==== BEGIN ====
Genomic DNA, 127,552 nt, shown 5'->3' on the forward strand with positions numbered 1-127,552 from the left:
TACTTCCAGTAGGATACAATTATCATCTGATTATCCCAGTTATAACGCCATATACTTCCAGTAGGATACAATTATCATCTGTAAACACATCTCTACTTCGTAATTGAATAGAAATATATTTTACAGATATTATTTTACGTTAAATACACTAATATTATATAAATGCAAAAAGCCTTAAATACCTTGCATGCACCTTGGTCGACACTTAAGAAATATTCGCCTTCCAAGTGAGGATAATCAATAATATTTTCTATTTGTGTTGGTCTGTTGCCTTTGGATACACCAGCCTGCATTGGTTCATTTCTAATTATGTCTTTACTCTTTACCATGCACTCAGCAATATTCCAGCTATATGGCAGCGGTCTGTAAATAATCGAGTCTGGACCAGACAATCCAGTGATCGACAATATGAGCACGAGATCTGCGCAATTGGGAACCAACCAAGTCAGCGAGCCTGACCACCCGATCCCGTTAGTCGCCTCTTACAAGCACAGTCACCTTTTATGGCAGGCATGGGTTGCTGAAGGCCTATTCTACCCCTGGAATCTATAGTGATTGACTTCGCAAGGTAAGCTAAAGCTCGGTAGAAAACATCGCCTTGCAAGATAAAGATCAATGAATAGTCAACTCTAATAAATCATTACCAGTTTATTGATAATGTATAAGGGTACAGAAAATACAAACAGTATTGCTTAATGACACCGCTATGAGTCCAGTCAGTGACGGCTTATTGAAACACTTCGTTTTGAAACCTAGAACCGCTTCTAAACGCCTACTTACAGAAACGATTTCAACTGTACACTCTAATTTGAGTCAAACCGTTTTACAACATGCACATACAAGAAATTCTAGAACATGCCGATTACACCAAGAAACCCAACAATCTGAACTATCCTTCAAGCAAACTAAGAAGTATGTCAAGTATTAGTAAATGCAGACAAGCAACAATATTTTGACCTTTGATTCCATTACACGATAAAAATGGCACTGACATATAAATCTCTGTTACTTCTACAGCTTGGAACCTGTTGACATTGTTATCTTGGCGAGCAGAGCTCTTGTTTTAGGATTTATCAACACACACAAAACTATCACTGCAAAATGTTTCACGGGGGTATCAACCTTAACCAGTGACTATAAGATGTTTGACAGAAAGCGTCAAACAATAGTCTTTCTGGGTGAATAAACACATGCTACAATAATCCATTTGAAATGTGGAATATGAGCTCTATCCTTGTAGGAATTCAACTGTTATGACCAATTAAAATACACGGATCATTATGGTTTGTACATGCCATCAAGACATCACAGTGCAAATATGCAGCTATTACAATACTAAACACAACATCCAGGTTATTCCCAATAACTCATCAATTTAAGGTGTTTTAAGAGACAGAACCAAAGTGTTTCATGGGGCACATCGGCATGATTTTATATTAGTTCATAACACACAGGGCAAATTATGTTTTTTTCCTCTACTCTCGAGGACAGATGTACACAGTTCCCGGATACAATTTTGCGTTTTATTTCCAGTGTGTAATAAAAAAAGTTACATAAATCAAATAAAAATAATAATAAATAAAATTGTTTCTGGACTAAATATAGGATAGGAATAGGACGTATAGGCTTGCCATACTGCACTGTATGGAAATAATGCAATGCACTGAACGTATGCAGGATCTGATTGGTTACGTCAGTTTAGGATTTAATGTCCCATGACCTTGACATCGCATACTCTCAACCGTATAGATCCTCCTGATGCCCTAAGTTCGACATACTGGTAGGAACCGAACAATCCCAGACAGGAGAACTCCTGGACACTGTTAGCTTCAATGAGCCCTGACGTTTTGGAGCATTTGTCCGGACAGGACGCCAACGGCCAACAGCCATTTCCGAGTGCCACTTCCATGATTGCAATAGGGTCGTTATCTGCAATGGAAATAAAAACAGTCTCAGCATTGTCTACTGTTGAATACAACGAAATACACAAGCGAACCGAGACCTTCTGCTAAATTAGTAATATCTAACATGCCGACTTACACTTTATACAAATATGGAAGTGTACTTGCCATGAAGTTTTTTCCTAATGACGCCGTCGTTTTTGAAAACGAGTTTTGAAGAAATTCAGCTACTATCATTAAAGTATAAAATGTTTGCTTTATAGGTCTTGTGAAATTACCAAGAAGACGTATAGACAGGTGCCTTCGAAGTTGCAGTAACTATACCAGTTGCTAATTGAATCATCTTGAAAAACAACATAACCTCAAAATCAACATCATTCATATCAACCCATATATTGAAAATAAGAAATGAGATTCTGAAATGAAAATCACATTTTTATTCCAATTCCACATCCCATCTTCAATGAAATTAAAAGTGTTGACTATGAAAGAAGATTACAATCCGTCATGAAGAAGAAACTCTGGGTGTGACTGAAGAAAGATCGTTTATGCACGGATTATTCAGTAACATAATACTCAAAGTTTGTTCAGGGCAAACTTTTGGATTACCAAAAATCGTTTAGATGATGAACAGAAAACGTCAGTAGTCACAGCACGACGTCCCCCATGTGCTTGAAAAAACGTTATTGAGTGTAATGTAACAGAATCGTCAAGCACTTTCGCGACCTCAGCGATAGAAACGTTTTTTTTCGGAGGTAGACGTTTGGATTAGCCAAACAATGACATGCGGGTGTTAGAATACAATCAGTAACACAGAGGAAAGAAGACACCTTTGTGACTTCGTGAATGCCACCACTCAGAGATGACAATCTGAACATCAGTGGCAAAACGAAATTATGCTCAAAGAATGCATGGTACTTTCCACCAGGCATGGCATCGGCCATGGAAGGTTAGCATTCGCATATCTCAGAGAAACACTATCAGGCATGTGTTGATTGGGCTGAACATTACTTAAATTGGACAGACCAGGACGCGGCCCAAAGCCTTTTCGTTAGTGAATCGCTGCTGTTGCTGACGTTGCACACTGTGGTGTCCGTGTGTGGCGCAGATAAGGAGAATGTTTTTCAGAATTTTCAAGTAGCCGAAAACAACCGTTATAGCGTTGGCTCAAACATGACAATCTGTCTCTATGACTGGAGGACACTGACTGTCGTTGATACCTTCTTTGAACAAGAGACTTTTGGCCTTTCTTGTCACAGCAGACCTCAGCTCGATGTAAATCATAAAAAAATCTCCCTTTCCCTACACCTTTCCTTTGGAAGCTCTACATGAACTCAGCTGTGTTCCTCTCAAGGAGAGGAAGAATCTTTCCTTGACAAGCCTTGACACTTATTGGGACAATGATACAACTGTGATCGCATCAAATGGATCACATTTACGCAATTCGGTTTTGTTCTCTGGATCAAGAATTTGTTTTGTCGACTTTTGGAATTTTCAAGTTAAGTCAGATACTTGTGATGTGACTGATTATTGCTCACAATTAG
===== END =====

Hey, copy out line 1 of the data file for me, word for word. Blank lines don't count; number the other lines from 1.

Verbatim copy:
Genomic DNA, 127,552 nt, shown 5'->3' on the forward strand with positions numbered 1-127,552 from the left: